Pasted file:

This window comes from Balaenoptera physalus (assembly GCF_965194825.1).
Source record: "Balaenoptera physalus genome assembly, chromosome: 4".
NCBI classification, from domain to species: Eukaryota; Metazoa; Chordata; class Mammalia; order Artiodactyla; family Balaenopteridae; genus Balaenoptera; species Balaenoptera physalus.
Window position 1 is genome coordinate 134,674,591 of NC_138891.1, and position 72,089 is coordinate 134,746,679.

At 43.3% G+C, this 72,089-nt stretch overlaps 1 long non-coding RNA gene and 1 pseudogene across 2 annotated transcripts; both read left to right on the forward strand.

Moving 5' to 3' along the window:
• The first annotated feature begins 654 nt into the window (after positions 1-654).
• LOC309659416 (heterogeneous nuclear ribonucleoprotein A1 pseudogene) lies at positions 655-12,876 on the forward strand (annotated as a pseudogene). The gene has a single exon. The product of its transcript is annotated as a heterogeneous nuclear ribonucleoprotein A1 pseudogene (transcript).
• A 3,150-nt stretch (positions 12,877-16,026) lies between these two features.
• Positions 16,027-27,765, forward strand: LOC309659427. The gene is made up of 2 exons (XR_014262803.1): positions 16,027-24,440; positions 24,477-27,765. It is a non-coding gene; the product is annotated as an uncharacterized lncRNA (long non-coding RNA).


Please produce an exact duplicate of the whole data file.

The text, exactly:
This window comes from Balaenoptera physalus (assembly GCF_965194825.1).
Source record: "Balaenoptera physalus genome assembly, chromosome: 4".
NCBI classification, from domain to species: Eukaryota; Metazoa; Chordata; class Mammalia; order Artiodactyla; family Balaenopteridae; genus Balaenoptera; species Balaenoptera physalus.
Window position 1 is genome coordinate 134,674,591 of NC_138891.1, and position 72,089 is coordinate 134,746,679.

At 43.3% G+C, this 72,089-nt stretch overlaps 1 long non-coding RNA gene and 1 pseudogene across 2 annotated transcripts; both read left to right on the forward strand.

Moving 5' to 3' along the window:
• The first annotated feature begins 654 nt into the window (after positions 1-654).
• LOC309659416 (heterogeneous nuclear ribonucleoprotein A1 pseudogene) lies at positions 655-12,876 on the forward strand (annotated as a pseudogene). The gene has a single exon. The product of its transcript is annotated as a heterogeneous nuclear ribonucleoprotein A1 pseudogene (transcript).
• A 3,150-nt stretch (positions 12,877-16,026) lies between these two features.
• Positions 16,027-27,765, forward strand: LOC309659427. The gene is made up of 2 exons (XR_014262803.1): positions 16,027-24,440; positions 24,477-27,765. It is a non-coding gene; the product is annotated as an uncharacterized lncRNA (long non-coding RNA).